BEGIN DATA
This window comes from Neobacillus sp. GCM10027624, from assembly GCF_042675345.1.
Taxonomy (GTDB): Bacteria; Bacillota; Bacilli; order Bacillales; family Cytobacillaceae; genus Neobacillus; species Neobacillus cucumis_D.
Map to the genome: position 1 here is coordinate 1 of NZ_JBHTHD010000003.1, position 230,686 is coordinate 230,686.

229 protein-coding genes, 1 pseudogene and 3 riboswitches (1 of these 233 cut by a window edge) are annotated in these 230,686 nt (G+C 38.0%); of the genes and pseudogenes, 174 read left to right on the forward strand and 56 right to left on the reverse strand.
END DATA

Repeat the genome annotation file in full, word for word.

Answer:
This window comes from Neobacillus sp. GCM10027624, from assembly GCF_042675345.1.
Taxonomy (GTDB): Bacteria; Bacillota; Bacilli; order Bacillales; family Cytobacillaceae; genus Neobacillus; species Neobacillus cucumis_D.
Map to the genome: position 1 here is coordinate 1 of NZ_JBHTHD010000003.1, position 230,686 is coordinate 230,686.

229 protein-coding genes, 1 pseudogene and 3 riboswitches (1 of these 233 cut by a window edge) are annotated in these 230,686 nt (G+C 38.0%); of the genes and pseudogenes, 174 read left to right on the forward strand and 56 right to left on the reverse strand.